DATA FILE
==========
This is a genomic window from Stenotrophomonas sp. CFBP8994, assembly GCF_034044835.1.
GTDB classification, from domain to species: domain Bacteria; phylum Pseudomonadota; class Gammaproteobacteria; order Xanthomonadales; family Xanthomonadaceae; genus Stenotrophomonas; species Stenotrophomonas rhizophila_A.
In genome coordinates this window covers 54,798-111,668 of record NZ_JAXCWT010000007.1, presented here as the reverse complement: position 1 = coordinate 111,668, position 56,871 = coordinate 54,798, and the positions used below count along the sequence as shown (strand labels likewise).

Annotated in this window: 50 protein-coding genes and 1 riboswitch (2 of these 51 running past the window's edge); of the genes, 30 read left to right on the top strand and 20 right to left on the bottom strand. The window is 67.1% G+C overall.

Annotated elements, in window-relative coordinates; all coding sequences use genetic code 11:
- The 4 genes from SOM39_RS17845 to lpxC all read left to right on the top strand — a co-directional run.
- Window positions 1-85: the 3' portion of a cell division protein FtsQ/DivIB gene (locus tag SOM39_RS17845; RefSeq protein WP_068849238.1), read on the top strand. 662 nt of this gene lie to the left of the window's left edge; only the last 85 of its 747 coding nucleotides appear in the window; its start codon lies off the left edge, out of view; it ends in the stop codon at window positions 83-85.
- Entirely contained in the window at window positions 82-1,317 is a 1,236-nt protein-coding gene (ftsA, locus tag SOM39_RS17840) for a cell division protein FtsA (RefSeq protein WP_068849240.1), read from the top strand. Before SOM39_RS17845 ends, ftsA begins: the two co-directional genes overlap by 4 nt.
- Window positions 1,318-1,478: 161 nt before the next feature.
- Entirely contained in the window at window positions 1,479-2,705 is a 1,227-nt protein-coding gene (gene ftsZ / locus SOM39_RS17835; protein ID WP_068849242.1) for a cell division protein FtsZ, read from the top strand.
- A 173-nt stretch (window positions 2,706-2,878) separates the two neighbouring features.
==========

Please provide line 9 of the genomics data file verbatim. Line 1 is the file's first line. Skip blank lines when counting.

- Window positions 1,318-1,478: 161 nt before the next feature.